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Florida Criminal Process

When clients come to us for help with criminal charges, it is often one of the most stressful and worst time of their lives. The attorneys at the O’Mara Law Group clear up the confusion surrounding the criminal process, explaining the charges filed, the next steps of the process, and the probable outcomes of the case. If you have been charged with a criminal offense in Florida, our Orlando criminal defense lawyers are here to help.

Arrest or Notice to Appear

The first step in the Florida criminal process is the arrest of service of Notice to Appear in court for the charges. If you are arrested, the criminal process moves forward rather quickly. If you are served a Notice to Appear, this requires that you appear in court at a specific date and time to face charges. From the moment of arrest or service of a Notice to Appear, you need a criminal defense attorney by your side. You are legally entitled to an attorney upon arrest and do not have to make any statements to police until your attorney arrives.

First Appearance

Within 24 hours of the arrest and booking in a Florida jail, you will be taken to court and go in front of a judge for your first appearance. The purpose of the first appearance is to ensure that you have legal counsel, determine bail, and set any other conditions for pretrial release. You are not required to speak during your first appearance, and your attorney can handle all communication with the judge during this time in addition to presenting the best arguments for your bail.

Preliminary Hearing

The next step in the criminal process is the preliminary hearing. This hearing is where the court determines what evidence will be allowed and what will be thrown out. Depending on the outcome of this hearing, your charges may be dismissed altogether. Having a criminal defense attorney represent you during the preliminary hearing can be critical to the future of your criminal case.

Arraignment

If the case continues to move forward after the preliminary hearing, the next step is arraignment. The arraignment is where the formal charges are read against you and a plea is entered. If you plead guilty or nolo contendere, the next step in the process is sentencing. If you plead not guilty, the next step in the criminal process is the trial.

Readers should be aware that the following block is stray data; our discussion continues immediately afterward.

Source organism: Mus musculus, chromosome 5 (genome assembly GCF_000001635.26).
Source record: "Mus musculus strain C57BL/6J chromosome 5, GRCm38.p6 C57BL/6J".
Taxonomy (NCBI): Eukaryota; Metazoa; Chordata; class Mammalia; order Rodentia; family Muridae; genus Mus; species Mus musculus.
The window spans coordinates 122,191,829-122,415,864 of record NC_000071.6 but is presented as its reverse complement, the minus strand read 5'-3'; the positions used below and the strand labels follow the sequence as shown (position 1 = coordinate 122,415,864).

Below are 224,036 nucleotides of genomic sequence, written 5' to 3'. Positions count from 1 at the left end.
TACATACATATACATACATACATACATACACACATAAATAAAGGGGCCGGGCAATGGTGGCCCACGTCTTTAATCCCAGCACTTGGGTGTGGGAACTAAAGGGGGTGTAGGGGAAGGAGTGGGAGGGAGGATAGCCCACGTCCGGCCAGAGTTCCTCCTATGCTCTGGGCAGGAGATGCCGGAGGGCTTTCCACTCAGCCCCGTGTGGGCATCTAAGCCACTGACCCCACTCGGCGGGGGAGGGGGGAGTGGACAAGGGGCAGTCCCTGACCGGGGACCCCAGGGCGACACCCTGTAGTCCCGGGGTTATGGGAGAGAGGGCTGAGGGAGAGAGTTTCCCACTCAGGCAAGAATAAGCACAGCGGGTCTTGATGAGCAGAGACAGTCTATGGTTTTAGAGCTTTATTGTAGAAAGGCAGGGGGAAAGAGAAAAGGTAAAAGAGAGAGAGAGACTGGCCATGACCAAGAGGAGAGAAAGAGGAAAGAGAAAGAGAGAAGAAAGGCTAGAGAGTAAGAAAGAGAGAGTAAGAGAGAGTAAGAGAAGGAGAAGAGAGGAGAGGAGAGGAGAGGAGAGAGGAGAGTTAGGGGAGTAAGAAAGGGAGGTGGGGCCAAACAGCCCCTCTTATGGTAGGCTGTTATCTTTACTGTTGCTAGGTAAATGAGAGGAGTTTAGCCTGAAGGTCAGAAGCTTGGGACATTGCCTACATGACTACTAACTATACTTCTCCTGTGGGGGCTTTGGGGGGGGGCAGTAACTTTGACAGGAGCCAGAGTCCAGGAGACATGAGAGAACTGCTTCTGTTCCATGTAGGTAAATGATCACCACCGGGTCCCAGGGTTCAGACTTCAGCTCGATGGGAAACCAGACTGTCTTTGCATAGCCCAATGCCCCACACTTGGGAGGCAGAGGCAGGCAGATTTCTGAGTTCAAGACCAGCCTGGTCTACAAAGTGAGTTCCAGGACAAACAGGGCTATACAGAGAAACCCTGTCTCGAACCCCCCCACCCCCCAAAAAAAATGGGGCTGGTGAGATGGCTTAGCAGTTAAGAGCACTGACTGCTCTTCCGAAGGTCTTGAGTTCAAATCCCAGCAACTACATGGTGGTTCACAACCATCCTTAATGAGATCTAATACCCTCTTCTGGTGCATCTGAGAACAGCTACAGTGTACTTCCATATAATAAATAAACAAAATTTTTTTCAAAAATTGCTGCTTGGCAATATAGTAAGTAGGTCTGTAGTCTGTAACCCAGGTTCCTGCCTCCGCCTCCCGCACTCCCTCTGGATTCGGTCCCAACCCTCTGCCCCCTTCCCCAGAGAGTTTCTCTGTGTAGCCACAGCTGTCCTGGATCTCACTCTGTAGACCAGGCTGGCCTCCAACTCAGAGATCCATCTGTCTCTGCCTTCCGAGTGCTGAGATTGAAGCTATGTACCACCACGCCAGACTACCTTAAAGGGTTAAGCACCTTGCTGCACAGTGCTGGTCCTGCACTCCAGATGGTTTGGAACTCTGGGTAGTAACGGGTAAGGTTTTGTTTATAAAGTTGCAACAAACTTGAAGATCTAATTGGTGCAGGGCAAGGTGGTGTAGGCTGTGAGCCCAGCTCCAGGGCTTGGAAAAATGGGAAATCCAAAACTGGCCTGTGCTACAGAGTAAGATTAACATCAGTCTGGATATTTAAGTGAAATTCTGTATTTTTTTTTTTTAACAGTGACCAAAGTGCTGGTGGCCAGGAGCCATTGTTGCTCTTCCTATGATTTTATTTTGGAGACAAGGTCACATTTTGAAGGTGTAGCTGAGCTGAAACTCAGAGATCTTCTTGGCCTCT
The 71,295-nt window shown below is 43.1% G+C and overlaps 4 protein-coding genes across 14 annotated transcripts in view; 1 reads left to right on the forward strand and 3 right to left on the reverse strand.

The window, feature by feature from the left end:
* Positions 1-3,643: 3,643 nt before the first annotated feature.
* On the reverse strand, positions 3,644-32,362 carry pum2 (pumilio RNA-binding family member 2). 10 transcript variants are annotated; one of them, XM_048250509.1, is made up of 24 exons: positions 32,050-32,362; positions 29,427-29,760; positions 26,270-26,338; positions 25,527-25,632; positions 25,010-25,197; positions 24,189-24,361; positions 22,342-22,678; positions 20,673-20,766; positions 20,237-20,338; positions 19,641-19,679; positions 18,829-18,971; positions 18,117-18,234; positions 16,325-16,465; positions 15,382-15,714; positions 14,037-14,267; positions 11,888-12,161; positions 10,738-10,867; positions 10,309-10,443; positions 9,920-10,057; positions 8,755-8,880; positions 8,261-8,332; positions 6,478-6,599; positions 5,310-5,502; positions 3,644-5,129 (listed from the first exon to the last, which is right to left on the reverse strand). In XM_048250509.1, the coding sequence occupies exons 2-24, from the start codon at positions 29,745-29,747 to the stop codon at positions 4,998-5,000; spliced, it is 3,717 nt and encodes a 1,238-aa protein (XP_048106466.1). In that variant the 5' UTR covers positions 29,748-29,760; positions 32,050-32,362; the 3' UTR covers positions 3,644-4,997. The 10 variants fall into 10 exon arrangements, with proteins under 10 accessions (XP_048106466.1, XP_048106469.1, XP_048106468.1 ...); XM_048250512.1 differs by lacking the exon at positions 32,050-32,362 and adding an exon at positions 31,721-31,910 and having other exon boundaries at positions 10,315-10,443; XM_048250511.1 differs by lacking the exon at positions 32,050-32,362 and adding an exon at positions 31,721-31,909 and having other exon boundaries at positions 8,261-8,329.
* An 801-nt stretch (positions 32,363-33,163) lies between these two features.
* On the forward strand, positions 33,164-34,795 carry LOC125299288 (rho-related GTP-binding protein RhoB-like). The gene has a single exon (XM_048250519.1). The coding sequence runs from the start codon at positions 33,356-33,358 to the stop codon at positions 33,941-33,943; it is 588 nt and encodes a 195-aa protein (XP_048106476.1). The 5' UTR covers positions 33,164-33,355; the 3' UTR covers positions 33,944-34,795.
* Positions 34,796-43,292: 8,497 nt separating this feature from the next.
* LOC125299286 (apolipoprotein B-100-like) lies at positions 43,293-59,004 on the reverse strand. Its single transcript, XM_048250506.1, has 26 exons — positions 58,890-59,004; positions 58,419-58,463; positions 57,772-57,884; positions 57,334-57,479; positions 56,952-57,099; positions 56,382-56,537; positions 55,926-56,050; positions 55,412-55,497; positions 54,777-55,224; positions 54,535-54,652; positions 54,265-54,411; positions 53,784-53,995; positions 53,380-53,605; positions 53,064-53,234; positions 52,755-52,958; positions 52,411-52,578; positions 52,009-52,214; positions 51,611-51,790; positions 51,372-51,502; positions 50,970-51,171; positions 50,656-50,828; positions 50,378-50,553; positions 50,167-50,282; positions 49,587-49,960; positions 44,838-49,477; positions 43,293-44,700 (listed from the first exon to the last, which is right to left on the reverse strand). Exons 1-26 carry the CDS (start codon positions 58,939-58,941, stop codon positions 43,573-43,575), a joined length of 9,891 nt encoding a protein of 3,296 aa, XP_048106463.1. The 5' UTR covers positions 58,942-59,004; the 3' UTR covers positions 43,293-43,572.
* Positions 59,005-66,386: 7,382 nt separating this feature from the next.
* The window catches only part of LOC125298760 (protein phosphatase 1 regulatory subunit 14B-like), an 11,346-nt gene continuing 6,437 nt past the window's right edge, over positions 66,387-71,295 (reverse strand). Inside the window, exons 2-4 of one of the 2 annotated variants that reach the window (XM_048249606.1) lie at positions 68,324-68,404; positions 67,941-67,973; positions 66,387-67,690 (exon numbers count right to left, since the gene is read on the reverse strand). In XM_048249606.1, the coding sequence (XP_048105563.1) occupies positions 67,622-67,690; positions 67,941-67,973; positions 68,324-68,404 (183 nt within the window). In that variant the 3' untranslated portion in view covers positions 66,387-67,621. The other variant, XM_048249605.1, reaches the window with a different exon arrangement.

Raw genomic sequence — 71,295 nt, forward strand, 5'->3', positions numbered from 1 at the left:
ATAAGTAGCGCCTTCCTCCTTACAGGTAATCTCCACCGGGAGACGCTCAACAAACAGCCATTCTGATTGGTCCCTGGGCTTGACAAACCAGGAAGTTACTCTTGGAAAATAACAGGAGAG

Trial & Sentencing

Trial for criminal charges in Florida can be decided by judge or jury. Trial consists of opening statements, the prosecution’s case and cross examination, the defense’s case and cross examination, and closing arguments. A verdict is then rendered by the judge or jury. If the verdict is not guilty, you are free to go, and if the verdict is guilty the final step is sentencing.

Sentencing typically occurs within ninety days of the verdict. The judge will hear arguments from both sides about aggravating and mitigating factors before determining the final sentence, which can include a prison sentence, fines, community service, probation, and other conditions.

Criminal Defense Attorneys Ready To Help You

If you have been arrested or served with a notice to appear for criminal charges in Florida, you need a criminal defense attorney representing your interests and protecting your rights. Call the office or contact us today at the O’Mara Law Group to hire a top tier criminal defense attorney to zealously advocate on your behalf throughout the criminal process.

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